Pilot program shows poultry markets a new way to do business
A successful pilot program, focusing on an innovative approach to running poultry markets, could vastly reduce the risk of bird flu, according to a leading specialist.
Poultry markets have been identified as critical risk points for the spread of bird flu viruses, such as H5N1, H7N9 and other emerging infectious diseases, said John Edwards, senior technical coordinator with the Emergency Center for Transboundary Animal Diseases China office.
The office is under the Food and Agriculture Organization of the United Nations.
Edwards advocates adopting a public-private partnership biosecurity model to manage those markets, he told a seminar organized by the FAO and the Ministry of Agriculture in Guangzhou, Guangdong province, in July.
The model is comprehensive in nature and includes producers, veterinarians, local communities and public health agencies.
This approach, Edwards said, to control poultry diseases was introduced in Bangladesh, Egypt and Indonesia in 2008.
“It has achieved substantial progress in the prevention and control of avian influenza H5N1 and other emerging infectious diseases.’’
The pilot project in China was initiated in the Jiangcun Live Bird Wholesale Market in Guangzhou in April 2010 and it was completed in August 2012.
“The result has been quite satisfactory. No sample from our market has tested positive for the H7N9 virus,” said Jiang Weifeng, general manager of the Jiangfeng Industry Co.
The project team for the market suggested one-way traffic flow in the market with vehicle cleaning stations at both entry and exit gates.
The team also insisted on educating market participants on effective cleaning and disinfecting skills, and replacing bamboo bird crates with metal ones.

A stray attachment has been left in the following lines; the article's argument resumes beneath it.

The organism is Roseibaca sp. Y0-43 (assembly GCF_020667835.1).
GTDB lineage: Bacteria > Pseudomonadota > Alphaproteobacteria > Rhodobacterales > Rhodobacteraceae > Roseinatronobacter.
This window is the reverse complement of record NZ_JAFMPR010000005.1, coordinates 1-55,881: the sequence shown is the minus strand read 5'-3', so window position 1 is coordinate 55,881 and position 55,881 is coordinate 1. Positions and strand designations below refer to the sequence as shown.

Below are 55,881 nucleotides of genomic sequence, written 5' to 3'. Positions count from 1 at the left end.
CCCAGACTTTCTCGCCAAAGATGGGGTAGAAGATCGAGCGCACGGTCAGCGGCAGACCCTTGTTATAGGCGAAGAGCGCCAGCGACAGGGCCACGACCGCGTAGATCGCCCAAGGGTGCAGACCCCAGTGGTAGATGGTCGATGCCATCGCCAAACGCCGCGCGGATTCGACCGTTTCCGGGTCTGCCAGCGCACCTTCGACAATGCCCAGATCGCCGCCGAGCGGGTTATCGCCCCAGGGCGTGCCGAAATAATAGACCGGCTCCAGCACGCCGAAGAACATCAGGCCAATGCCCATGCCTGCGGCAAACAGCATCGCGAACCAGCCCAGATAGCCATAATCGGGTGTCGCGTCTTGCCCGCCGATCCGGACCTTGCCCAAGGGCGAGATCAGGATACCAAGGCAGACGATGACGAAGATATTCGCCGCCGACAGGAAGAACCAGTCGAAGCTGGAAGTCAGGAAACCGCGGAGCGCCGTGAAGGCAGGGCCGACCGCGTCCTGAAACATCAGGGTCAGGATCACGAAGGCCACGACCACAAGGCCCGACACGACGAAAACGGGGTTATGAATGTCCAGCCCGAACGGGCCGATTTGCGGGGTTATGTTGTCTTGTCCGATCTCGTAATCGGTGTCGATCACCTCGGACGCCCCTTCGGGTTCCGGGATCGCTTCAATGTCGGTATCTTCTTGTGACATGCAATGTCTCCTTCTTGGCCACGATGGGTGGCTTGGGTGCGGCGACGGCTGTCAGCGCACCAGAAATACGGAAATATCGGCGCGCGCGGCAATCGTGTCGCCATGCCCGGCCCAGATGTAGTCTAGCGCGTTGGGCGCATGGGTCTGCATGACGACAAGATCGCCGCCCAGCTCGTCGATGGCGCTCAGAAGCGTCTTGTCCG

The FAO invested in a cleaning station for vehicles, a disinfection program and 200 metal bird crates.
Protective equipment was also supplied and a training program ensured that standards would be upheld.
However, there were modifications. One- way traffic was not adopted because, as the market manager said, it does not allow poultry purchasers the quick access needed to bargain.
And more steel bird crates are required, since more than 3,000 are used in the market.
The team insisted on the separation of slaughter areas from the live section.
Upkeep and maintaining standards are key to the success.
Vehicles and bird crates are cleaned every three days. The cleaning of a vehicle costs 40 yuan ($6.5) to 50 yuan, depending on the size of the vehicle, with 25 yuan coming from the vehicle owner and the rest paid by the market management, Jiang said.
The disinfectants used are provided free of charge by the local animal health inspection institute, he said.
Peng Cong, director of the Guangzhou Animal Health Inspection Institute, said; “It takes time and effort to change the habits of the stall owners.”
Stall owners balked at first at the cost of paying 250 yuan a month to clean their vehicles. But once they realized that the potential alternative was the closure of the market, they readily agreed, Jiang said.
Cai Xiufeng, a stall owner, said the cleaner market has made both herself and her clients feel safer and has helped boost business.